In 653 AD, St Cedd, a monk from Lindisfarne, was sent to Essex as a missionary. Cedd
landed at Bradwell-on-Sea, where he founded a minster - a church base for clergy
to teach the Christian faith in the surrounding area. Over the next ten years Cedd
established four more minsters, including at a major Roman crossroads above the Thames,
now known as Upminster.
The first church in Upminster was probably made of timber and thatch, as there was
no local source of stone. It would have been very small, as the population was sparse.
Little is known of the parish history until the 12th century when the church was
rebuilt in stone.
In the early 14th century the church was much enlarged with the addition of a north
aisle. 1861/2 saw much rebuilding of the church: the chancel, north aisle and south
porch being practically rebuilt.
In the 20th century Upminster rapidly developed from a village to a suburb. The old
village church was clearly inadequate. Accordingly, extensive additions were undertaken
in 1928/9 from the designs of Sir Charles Nicholson. The old chancel was removed
and the present choir and sanctuary were built at the east end, together with the
choir aisle, the St George Chapel (behind the organ) and the Lady Chapel in the north-east
corner of the church. The sacristy and choir vestry were added later.
The church was extensively refurbished and restored in 1992.
In 2003 the church was re-ordered, creating a large open space in the centre of the
THECHURCHTOWER is the oldest part of the present church building, the lower parts
dating from about 1200, when the original timber church was rebuilt in stone. The
tower reaches to a height of 28 metres (90 feet). Note the ancient timbers supporting
the bell chamber, with grooves worn in the wood by bell ropes.
The tower houses FOURBELLS. They range in weight from 10 cwt (inscribed 'God save
our nobel Queene Elizabeth 1602') to 7 cwt which was cast in the mid-15th century.
THEFONT, where new Christians are baptised into the Christian faith, dates from
the late 15th century. It was originally in the chapel of Upminster House (the home
of the Branfil family) and was donated to the church in 1777 when the house was demolished.
The font used to stand at the 'crossways' by the church door but was removed to its
present position in 1976. Nothing is known of the church's original font.
Looking east from the tower area, you see the MAINAISLE leading to an open area
by the PULPIT. A movable altar is placed in the middle of this area on Sundays and
is the focus of worship. This area is also used for concerts and other community
Further to the east are the CLERGYSTALLS and CHOIRSTALLS. At the far east end of
the church is the HIGHALTAR.
Beneath the Pieta is an ancient COFFINLID that was discovered when the foundations
were being dug for the Lady Chapel.
To the left of the altar, on the east wall, is a small safe (covered by curtains)
known as an AUMBRY. This contains the Reserved Sacrament – the bread consecrated
at Holy Communion. It stands as a sign of the presence of Christ in the Church. (Please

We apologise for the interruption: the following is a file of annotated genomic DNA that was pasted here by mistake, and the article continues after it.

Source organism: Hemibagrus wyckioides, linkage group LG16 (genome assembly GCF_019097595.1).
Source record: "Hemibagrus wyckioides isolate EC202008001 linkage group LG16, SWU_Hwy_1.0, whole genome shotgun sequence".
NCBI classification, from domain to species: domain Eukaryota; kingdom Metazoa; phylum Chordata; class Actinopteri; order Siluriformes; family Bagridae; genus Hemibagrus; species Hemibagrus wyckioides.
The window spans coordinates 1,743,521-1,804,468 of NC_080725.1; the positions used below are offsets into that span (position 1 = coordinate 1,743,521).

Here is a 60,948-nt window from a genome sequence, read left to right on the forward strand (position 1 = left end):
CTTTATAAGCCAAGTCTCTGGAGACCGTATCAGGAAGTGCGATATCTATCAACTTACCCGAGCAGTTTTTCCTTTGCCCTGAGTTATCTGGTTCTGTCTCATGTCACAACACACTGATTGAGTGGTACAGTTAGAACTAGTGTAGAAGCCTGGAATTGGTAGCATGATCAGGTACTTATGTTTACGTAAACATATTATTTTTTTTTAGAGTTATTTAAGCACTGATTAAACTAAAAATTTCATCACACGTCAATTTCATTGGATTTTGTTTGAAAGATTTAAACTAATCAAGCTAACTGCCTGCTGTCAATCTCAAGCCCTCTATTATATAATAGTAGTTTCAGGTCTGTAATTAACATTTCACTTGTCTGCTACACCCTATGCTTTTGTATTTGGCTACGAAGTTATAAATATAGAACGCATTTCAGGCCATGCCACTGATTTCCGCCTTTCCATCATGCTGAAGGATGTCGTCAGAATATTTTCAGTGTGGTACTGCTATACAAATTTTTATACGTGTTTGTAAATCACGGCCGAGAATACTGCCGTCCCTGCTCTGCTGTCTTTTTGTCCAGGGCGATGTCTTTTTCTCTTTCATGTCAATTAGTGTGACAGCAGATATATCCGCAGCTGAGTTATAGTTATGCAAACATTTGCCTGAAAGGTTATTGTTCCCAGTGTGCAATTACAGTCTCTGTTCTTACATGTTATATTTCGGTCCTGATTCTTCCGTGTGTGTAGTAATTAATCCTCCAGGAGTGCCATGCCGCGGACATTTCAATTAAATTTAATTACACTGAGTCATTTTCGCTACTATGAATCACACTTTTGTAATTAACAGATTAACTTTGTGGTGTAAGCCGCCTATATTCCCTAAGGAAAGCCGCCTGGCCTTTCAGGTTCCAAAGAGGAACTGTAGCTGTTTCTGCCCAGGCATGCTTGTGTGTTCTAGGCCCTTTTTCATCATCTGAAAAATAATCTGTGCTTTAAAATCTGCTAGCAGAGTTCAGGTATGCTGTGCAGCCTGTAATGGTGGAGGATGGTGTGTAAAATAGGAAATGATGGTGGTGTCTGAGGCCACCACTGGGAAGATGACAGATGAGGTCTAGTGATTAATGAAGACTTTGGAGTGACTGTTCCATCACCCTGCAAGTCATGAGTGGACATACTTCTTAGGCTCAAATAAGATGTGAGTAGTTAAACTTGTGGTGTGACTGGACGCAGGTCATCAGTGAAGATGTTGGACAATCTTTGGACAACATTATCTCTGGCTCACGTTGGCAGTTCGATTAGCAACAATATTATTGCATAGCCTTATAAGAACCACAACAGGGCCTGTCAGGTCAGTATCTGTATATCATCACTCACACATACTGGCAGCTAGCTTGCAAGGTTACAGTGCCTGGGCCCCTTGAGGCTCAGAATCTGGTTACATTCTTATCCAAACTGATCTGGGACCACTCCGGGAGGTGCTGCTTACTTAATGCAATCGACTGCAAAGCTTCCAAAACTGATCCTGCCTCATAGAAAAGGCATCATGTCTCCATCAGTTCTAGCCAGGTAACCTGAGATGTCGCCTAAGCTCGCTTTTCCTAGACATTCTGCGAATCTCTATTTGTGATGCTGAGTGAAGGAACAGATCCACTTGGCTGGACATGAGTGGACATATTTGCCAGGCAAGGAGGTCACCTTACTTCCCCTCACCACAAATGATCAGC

respect the sanctity of the aumbry by not touching it).
To the right of the altar is a VOTIVECANDLESTAND. Anyone may light a candle and
place it here as a sign of their prayers.
Starting in the Lady Chapel, on the north wall, are the STATIONSOFTHE CROSS. There
are fourteen of these in sequence around the whole church. They depict the story
of Jesus' death, from his condemnation by the authorities to his interment in the
tomb following his crucifixion. The Stations of the Cross are used for devotion,
particularly in the season of Lent before Easter.
Go through the opening to the right of the altar. This leads into the space between
the choir stalls and a high altar.
The HIGHALTAR was designed to be the place from where worship was to be led. Since
the creation of the open space next to the pulpit, where a movable altar is placed
on Sundays, the high altar is less frequently used.
Beside the high altar are doors that lead into the Sacristy and Choir Vestry area.
These doors are locked outside service times.
The STAINEDGLASSWINDOW above the high altar depicts some of the saints of the Church.
Among them (to the right of centre) are St Cedd (the founder of Upminster Church)
and St Laurence (the Patron of the church). St Cedd is seen holding a model of the
original church made of wood and thatch. St Laurence holds a model of the church
much as it is today.
Next to the choir stalls is a fine two manual Tickell PIPEORGAN installed in 2003.
Pass behind the organ into the St George Chapel.
The SAINT GEORGE CHAPEL was considerably reduced in size when the present organ was
installed. It is therefore only used for worship on Saint Georges’ day.
Above the altar is a STAINED-GLASSWINDOW depicting three English saints of local
interest: St Helena, St Mellitus, and St Ethelburga. This window replaces one that
was bomb damaged during the Second World War.
On the south wall behind the organ are a set of MONUMENTALBRASSES collected together
from more vulnerable places around the church. They are interesting for their depiction
of period costume and armour.
At the west end of the St George Chapel is a CARVEDOAKSCREEN.
Beyond the screen the final two STATIONSOFTHE CROSS can be seen.